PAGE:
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Comparable to Abel Gance's Napoleon in its scale and stylistic bravura, this romantic epic about the Polish nobility's 1776 uprising against Catherine the Great differs from the more famous film in its lack of nationalist fervour and Tricolour bombast. Its one 'rousing battle scene' is a pure fantasy, a daydream of its naive heroine as she thumps out a patriotic hymn on her piano. This dream sequence is daringly intercut with the actual battle - a fiasco whose leaders are killed and maimed, bringing no glory to either Russian imperialists or Polish rebels.
In place of Boys Own heroics, director Raymond Bernard conjures up an eerily perverse atmosphere of ETA Hoffman-style Gothic Expressionism. The young hero's 'protector', the Baron von Kempelen, is based on a real-life inventor who stunned the courts of Europe with his life-size mechanical dolls. On the run after his abortive revolution, young Boleslav is disguised by the Baron as a chess-playing robot - not a man, but a mechanical image of one. He finds his true self, not on the battlefield, but in the wholly unreal world of chess. His sister Sophie becomes an icon of Polish liberation, not in person, but as a woven banner. Her forbidden love for a Russian officer is consummated, not in the flesh, but in a portrait he paints of her.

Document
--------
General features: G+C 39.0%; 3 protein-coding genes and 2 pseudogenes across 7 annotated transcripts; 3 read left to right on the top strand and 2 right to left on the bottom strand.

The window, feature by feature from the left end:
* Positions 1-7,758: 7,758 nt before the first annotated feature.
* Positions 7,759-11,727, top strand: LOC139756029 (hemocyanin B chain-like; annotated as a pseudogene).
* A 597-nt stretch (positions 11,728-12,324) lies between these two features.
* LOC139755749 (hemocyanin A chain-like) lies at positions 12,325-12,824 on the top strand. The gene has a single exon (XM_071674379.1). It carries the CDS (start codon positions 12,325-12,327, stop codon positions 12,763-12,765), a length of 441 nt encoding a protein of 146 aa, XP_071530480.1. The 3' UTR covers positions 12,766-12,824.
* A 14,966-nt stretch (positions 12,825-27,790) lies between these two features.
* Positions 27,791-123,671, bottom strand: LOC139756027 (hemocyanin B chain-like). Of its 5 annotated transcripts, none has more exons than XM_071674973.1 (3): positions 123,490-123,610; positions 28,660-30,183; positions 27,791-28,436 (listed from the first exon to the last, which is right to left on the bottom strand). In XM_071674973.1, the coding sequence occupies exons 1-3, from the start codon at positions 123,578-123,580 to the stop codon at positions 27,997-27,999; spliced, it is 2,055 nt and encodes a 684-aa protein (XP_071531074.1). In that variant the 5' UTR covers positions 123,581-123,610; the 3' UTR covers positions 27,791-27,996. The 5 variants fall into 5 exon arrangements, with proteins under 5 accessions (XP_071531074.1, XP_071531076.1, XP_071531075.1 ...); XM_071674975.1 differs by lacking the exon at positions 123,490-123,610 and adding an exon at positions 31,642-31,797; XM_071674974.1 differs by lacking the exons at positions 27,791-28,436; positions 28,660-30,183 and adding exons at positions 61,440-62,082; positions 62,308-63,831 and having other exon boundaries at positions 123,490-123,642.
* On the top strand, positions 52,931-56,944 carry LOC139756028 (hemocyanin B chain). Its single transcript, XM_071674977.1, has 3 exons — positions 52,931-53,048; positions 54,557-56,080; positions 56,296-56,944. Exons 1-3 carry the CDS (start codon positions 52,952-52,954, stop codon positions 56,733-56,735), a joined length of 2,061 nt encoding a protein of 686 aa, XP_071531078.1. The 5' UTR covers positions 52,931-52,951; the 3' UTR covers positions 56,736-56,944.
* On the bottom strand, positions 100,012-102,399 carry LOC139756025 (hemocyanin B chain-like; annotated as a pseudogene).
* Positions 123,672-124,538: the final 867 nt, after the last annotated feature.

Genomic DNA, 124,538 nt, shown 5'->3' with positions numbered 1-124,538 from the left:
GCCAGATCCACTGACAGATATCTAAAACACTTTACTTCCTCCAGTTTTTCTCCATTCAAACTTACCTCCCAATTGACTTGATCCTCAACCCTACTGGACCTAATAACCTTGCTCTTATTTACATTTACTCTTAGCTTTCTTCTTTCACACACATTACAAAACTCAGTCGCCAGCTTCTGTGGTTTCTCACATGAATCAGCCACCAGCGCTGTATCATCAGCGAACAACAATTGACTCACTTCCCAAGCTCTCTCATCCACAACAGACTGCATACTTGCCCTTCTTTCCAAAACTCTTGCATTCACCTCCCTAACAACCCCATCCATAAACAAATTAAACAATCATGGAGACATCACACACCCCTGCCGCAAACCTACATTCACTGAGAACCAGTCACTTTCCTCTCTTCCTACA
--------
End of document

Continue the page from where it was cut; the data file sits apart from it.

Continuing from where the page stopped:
In short, Bernard is a film-maker in thrall to illusion - and to the inherently unreal nature of the cinematic image. At the film's climax, not one but two artificial worlds fight it out for control of the screen. A sumptuous masked ball at the Imperial Court, and the villain's showdown with Baron von Kempelen's army of automatons. History, or so Bernard seems to be saying, is not a fact but an illusion, a masquerade, a war of manufactured images that its leaders manipulate for their own ends. Heroism has nothing to do with it.
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